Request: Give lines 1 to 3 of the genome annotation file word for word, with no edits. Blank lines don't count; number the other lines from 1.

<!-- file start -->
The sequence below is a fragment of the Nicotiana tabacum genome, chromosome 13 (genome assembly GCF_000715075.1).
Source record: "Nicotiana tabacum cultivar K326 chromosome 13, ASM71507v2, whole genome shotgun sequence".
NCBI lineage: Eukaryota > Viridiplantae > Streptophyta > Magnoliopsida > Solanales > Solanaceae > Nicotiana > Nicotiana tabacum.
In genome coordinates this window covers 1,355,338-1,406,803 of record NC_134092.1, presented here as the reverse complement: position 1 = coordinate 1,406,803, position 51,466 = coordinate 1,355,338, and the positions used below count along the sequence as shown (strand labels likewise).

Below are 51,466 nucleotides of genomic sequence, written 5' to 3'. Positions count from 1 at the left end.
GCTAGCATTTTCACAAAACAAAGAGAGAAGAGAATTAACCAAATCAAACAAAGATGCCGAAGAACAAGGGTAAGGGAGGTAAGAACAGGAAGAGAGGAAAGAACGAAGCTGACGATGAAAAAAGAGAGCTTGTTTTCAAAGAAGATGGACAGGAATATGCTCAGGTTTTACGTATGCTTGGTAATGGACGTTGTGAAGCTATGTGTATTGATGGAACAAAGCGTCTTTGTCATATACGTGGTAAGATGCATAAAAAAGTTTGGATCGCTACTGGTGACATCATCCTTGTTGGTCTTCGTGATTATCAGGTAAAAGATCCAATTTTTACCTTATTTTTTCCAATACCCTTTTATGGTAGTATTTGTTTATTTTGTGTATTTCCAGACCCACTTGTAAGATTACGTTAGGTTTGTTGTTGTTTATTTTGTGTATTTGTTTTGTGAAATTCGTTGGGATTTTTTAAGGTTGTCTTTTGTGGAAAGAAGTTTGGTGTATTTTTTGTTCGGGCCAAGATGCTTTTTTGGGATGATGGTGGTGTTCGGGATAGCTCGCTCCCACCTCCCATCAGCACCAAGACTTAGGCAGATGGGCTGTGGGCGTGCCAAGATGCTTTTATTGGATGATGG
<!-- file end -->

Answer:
The sequence below is a fragment of the Nicotiana tabacum genome, chromosome 13 (genome assembly GCF_000715075.1).
Source record: "Nicotiana tabacum cultivar K326 chromosome 13, ASM71507v2, whole genome shotgun sequence".
NCBI lineage: Eukaryota > Viridiplantae > Streptophyta > Magnoliopsida > Solanales > Solanaceae > Nicotiana > Nicotiana tabacum.